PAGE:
Article Abstract

Posttraumatic parkinsonism would increase the mortality risk in elderly patients with traumatic brain injury

Authors: Dorji Harnod, Yu-Shu Yen, Cheng-Li Lin, Tomor Harnod, Chia-Hung Kao


Background: We used data from the National Health Insurance Research Database (NHIRD) of Taiwan to determine whether patients who develop posttraumatic parkinsonism (PTP) after traumatic brain injury (TBI) have an increased mortality risk.
Methods: We analyzed data from the NHIRD of patients aged ≥20 years who had received a diagnosis of and admitted for head injury with TBI (ICD-9-CM 850-854, 959.01) from 2000 to 2012. The TBI cohort was further divided into PTP and posttraumatic non-parkinsonism (PTN) cohorts and compared against a sex-, age-, comorbidity-, and index-date-matched comparison cohort. We calculated the adjusted hazard ratios (aHRs) and 95% confidence intervals (CIs) of all-cause mortality risk in these cohorts after adjustment for age, sex, and comorbidities.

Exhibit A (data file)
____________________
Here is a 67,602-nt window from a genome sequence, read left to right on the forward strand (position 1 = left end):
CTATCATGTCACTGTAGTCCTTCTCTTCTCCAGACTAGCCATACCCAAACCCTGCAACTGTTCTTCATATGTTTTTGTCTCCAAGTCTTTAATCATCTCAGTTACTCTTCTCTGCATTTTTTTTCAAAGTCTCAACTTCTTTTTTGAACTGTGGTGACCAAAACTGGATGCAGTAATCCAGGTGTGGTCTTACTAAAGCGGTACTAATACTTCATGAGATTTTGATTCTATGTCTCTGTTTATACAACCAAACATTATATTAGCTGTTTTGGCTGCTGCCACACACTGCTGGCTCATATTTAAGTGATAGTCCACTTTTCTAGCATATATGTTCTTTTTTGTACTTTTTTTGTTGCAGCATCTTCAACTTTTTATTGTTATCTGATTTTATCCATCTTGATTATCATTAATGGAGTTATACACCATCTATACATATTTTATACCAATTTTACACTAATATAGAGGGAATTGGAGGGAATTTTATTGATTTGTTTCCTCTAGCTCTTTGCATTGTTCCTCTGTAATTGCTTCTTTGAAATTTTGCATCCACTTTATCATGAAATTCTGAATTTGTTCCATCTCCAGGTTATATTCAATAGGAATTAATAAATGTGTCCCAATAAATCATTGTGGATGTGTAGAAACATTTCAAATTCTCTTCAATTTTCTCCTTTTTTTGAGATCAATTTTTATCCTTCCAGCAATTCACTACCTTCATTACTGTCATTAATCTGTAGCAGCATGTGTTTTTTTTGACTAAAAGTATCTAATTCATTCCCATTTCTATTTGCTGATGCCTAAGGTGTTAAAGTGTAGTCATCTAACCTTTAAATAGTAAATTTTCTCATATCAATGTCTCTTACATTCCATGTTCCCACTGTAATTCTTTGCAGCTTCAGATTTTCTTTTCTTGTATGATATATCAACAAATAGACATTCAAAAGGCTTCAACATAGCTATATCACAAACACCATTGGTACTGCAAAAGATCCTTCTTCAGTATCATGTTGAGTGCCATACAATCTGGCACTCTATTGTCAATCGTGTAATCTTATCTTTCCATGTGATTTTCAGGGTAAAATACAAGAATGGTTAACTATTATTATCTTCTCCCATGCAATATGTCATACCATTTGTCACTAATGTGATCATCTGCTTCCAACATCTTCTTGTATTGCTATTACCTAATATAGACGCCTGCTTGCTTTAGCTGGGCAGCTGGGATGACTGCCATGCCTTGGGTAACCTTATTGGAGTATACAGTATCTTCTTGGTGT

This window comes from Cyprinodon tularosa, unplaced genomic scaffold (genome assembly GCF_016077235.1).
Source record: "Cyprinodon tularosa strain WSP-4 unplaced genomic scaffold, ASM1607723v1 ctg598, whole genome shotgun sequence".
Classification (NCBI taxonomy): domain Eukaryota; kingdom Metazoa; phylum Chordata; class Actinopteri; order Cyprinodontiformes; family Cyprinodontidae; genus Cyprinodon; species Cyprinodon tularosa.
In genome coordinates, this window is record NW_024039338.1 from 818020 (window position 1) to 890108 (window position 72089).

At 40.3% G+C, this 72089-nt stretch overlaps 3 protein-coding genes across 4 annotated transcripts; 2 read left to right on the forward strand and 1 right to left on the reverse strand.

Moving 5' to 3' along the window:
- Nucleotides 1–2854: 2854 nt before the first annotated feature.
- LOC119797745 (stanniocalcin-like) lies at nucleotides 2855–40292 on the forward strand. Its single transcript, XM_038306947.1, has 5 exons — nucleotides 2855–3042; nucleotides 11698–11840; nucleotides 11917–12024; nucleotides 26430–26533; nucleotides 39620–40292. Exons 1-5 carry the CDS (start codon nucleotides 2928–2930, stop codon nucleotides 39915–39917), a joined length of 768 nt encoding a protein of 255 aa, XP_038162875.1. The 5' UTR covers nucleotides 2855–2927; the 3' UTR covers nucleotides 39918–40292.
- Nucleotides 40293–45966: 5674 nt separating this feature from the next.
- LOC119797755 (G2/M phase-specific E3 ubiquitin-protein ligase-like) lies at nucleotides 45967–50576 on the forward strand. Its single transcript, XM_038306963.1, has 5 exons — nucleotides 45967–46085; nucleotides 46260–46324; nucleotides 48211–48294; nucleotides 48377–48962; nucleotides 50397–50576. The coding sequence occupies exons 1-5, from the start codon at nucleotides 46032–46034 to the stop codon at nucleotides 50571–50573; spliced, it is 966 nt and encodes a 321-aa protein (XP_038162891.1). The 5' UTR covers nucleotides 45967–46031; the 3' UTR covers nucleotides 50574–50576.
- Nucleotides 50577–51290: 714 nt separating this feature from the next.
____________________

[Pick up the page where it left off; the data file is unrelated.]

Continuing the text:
Results: There were 23,504 and 744 patients enrolled in the PTN cohort and the PTP cohort. Subsequent parkinsonism happened with an incidence of 3.07% in patients with TBI, and 11.59% in those aged over 65 years. The PTP cohort (aHR =1.67, 95% CI: 1.47–1.90) other than PTN (aHR =1.37, 95% CI: 1.29–1.45) cohort had a higher risk of mortality. In ones aged 65–74 years (aHR =2.08, 95% CI: 1.41–3.07), there was a more increased mortality risk in patients with PTP when compared to the PTN cohort.
Conclusions: PTP would increase the long-term mortality risk of patients with TBI, especially in whom aged 65–74 years. Our findings provide vital information for clinicians and the government to improve the long-term prognosis of TBI.